WASHINGTON — President Donald Trump threatened on Friday to utilize executive orders for coronavirus aid after congressional Democrats and the White House hit an impasse over another round of assistance.
“I will act under my authority as president to get Americans the relief that they need,” Trump told reporters during an appearance at his Bedminster, New Jersey, golf club Friday night.
It was unclear what legal authority the president could claim that would allow him to take the majority of the actions he detailed.
Negotiators on both sides expressed pessimism on Friday about finding a compromise that would allow Congress to pass the new round of aid for people in the United States who remain jobless and to help fund efforts to reopen schools in the fall.
In his remarks hours later, Trump said he would extend federal unemployment benefits through the end of the year, but he would not say at what level or what mechanism would allow him to do so. The $600 weekly payments approved by Congress in April expired in July, and Republicans have pushed to lower the payments.
Trump also said he would reduce the payroll tax — a preference of the president that was roundly rejected by members of his own party in Congress — and said he would both seek to extend a moratorium on evictions through the end of the year and to defer student loan payments and stop interest from accruing, although he did not say for how long.
In congressional talks, the sticking points on jobless benefits and assistance for local governments meant the two sides remained more than $1 trillion apart. Democrats said the lowest figure they were willing to accept would be $2 trillion, down from their initial request of $3.4 trillion.
“That’s a nonstarter,” Secretary of the Treasury Steven Mnuchin said in response. Congressional Republicans have made offers closer to $1 trillion.
The president had argued in a Friday tweet that Democrats had asked for extra money for “poorly run Democrat cities and states” for expenses unrelated to the coronavirus. Democrats and some Republicans have said aid for local governments is needed amid a financial crunch sparked by the coronavirus pandemic to ensure vital services like police and firefighters are able to continue operating.
He insisted in his Friday night remarks that despite criticism of his absence from the talks he had been involved in negotiations by staying in regular contact with Mnuchin and White House chief of staff Mark Meadows.
“They’re constantly on the phone with me, I’m totally involved with it and we’re going to do it in a way that’s much easier,” Trump said.
The lack of a deal means another week without the boosted unemployment payments. The Department of Labor revealed in the monthly jobs report Friday that the national unemployment rate is at 10.2 percent and indicated that economic recovery may be flagging.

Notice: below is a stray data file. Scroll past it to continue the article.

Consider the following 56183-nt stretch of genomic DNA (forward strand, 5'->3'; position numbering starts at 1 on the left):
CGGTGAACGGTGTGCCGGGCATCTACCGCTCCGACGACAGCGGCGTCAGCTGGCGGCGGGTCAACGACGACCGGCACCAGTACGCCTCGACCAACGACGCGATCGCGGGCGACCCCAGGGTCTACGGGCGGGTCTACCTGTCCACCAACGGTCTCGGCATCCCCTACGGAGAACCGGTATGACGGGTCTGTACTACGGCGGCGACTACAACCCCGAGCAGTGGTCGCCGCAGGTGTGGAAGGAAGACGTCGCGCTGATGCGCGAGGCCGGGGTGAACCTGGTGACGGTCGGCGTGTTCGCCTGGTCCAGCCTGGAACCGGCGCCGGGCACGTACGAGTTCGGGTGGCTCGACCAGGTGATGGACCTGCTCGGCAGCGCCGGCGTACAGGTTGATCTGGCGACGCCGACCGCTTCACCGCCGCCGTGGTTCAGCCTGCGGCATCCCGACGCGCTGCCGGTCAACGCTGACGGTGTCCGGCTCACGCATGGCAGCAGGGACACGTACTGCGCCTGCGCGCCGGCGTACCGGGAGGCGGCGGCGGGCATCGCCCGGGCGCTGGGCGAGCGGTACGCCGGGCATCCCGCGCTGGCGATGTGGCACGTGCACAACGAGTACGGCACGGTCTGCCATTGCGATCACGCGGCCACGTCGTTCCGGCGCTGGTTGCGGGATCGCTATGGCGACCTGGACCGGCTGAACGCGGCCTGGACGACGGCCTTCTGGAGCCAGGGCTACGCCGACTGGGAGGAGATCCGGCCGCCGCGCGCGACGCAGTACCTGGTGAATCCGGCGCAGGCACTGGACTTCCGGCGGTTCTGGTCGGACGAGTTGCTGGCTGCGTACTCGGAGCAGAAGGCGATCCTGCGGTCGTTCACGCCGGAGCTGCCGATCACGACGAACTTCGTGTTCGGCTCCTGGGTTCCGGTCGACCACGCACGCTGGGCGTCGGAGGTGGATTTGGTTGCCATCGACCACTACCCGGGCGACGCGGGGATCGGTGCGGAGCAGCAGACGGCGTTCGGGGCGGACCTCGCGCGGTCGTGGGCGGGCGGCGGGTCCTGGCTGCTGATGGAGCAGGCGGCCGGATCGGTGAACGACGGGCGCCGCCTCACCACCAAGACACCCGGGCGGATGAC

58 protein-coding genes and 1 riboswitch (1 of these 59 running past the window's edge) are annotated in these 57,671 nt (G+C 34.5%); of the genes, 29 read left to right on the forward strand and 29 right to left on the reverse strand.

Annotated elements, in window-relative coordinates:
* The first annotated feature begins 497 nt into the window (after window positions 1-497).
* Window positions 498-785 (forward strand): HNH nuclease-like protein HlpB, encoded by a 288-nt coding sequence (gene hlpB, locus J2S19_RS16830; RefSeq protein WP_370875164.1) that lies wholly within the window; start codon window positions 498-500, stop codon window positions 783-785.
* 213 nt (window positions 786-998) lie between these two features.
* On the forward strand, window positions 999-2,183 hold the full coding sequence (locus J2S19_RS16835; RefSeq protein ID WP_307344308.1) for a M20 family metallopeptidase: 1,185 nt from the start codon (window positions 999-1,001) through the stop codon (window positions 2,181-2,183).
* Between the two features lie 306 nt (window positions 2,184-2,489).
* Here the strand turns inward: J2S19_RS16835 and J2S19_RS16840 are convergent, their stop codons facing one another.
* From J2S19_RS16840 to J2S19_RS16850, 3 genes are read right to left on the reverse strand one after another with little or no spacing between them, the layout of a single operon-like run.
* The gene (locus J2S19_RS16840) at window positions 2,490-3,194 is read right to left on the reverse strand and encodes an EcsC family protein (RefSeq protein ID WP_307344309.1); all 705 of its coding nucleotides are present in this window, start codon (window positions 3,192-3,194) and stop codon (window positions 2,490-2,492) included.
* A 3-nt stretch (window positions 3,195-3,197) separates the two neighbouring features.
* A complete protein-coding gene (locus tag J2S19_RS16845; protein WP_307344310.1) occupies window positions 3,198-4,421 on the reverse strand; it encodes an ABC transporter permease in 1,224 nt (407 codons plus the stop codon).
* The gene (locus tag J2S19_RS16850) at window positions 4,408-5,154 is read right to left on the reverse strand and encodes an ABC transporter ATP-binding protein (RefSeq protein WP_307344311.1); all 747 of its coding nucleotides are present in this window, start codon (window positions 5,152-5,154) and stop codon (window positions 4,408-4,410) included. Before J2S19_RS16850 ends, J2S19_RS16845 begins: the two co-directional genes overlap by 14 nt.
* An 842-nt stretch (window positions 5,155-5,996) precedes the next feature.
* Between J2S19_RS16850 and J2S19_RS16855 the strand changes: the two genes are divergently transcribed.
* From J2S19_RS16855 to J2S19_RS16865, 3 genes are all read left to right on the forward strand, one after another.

Mnuchin; Meadows; House Speaker Nancy Pelosi, D-Calif.; and Senate Minority Leader Chuck Schumer, D-N.Y., emerged from talks Friday without a resolution. Neither side ruled out returning to the negotiating table.
“It was a disappointing meeting,” Schumer said. “They said they couldn’t go much above their existing $1 trillion, and that was disappointing.”
Negotiators on both sides offered dour assessments of the talks Friday, publicly criticizing each other over the failure to reach a compromise.
Trump first threatened Thursday that if a deal was not reached by the end of the week — a largely arbitrary deadline — then he would utilize executive orders to circumvent Congress and enact the jobless benefits and an eviction moratorium on his own. Democratic leaders have already warned they would file lawsuits to stop him, since the power to fund programs is constitutionally given to Congress.
White House negotiators indicated they have no current plans to meet again and that the president could act on executive orders over the weekend.
“The chief and I will recommend to the president, based upon our lack of activity today, to move forward with some executive orders,” Mnuchin told reporters after Friday’s meeting.
The two sides have been unable to agree on just how much money should be spent in the bill, a byproduct of their inability to find compromise on the specifics.
“We are committed to negotiating,” Schumer said. “And as we said, we are willing to make compromises,” he added, calling the latest Democratic proposal “a very fair offer.”
“And you should’ve seen the vehemence: ‘No!'” he said of the White House response.
Schumer told reporters that $2 trillion was the lowest level of aid that would still draw enough Democratic votes to pass the House and the Senate. Leaders from both parties have already indicated they expect minimal Republican support in Congress, necessitating robust Democratic backing.
Schumer blamed the broken negotiations on Meadows, who before serving as Trump’s chief of staff led the most conservative group in the House.
“Mr. Meadows is from the tea party. You have 20 Republicans in the Senate greatly influenced by them, and they don’t want to spend the necessary dollars to help get America out of this mess,” he said. “Ideology sort of blinds them.”
The greater than trillion-dollar gap remaining between the parties includes their disagreement on the continued unemployment benefits. Congress created a $600-a-week additional payment for people who are jobless earlier this year but was unable to find a deal to extend the payments after they expired at the end of July.
The two sides also remain apart on how school funding should be disbursed. Pelosi told reporters the White House wants the money to go largely to schools that reopen; Democrats want the aid to also fund schools that are unable to reopen and must spend to launch and implement distance-learning programs.
Julie Tsirkin, Rebecca Shabad, Leigh Ann Caldwell and Haley Talbot contributed.